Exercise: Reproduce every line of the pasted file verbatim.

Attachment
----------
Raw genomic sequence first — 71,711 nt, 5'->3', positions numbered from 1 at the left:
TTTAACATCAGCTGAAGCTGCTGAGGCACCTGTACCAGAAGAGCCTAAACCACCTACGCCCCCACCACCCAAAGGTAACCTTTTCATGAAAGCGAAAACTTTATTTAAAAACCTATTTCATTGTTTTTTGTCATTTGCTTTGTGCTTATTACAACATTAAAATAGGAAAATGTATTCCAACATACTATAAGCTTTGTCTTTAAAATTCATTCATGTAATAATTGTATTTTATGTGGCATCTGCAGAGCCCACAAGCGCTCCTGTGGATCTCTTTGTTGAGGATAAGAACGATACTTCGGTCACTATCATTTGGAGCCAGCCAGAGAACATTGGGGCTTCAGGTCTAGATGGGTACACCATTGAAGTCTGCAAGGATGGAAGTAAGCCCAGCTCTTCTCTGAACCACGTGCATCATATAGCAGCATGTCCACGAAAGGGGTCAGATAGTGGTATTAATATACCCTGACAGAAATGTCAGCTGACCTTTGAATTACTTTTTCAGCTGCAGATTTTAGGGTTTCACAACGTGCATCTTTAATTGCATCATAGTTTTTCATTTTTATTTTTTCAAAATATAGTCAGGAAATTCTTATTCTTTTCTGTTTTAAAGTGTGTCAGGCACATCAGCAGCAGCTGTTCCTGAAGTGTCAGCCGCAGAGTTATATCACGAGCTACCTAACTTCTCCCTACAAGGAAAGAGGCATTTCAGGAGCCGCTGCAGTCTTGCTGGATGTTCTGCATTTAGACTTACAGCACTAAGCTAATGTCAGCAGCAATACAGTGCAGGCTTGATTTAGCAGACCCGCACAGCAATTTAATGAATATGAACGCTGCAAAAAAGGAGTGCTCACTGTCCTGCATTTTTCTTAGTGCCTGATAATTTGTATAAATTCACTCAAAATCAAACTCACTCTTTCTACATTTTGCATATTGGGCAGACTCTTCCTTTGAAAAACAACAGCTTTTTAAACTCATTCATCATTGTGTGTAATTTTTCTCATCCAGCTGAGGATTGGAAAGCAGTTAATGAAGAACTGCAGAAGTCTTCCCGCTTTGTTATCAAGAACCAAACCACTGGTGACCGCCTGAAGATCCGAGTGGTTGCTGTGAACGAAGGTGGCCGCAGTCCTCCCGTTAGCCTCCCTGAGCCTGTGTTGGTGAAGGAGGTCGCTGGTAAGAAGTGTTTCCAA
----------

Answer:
Raw genomic sequence first — 71,711 nt, 5'->3', positions numbered from 1 at the left:
TTTAACATCAGCTGAAGCTGCTGAGGCACCTGTACCAGAAGAGCCTAAACCACCTACGCCCCCACCACCCAAAGGTAACCTTTTCATGAAAGCGAAAACTTTATTTAAAAACCTATTTCATTGTTTTTTGTCATTTGCTTTGTGCTTATTACAACATTAAAATAGGAAAATGTATTCCAACATACTATAAGCTTTGTCTTTAAAATTCATTCATGTAATAATTGTATTTTATGTGGCATCTGCAGAGCCCACAAGCGCTCCTGTGGATCTCTTTGTTGAGGATAAGAACGATACTTCGGTCACTATCATTTGGAGCCAGCCAGAGAACATTGGGGCTTCAGGTCTAGATGGGTACACCATTGAAGTCTGCAAGGATGGAAGTAAGCCCAGCTCTTCTCTGAACCACGTGCATCATATAGCAGCATGTCCACGAAAGGGGTCAGATAGTGGTATTAATATACCCTGACAGAAATGTCAGCTGACCTTTGAATTACTTTTTCAGCTGCAGATTTTAGGGTTTCACAACGTGCATCTTTAATTGCATCATAGTTTTTCATTTTTATTTTTTCAAAATATAGTCAGGAAATTCTTATTCTTTTCTGTTTTAAAGTGTGTCAGGCACATCAGCAGCAGCTGTTCCTGAAGTGTCAGCCGCAGAGTTATATCACGAGCTACCTAACTTCTCCCTACAAGGAAAGAGGCATTTCAGGAGCCGCTGCAGTCTTGCTGGATGTTCTGCATTTAGACTTACAGCACTAAGCTAATGTCAGCAGCAATACAGTGCAGGCTTGATTTAGCAGACCCGCACAGCAATTTAATGAATATGAACGCTGCAAAAAAGGAGTGCTCACTGTCCTGCATTTTTCTTAGTGCCTGATAATTTGTATAAATTCACTCAAAATCAAACTCACTCTTTCTACATTTTGCATATTGGGCAGACTCTTCCTTTGAAAAACAACAGCTTTTTAAACTCATTCATCATTGTGTGTAATTTTTCTCATCCAGCTGAGGATTGGAAAGCAGTTAATGAAGAACTGCAGAAGTCTTCCCGCTTTGTTATCAAGAACCAAACCACTGGTGACCGCCTGAAGATCCGAGTGGTTGCTGTGAACGAAGGTGGCCGCAGTCCTCCCGTTAGCCTCCCTGAGCCTGTGTTGGTGAAGGAGGTCGCTGGTAAGAAGTGTTTCCAA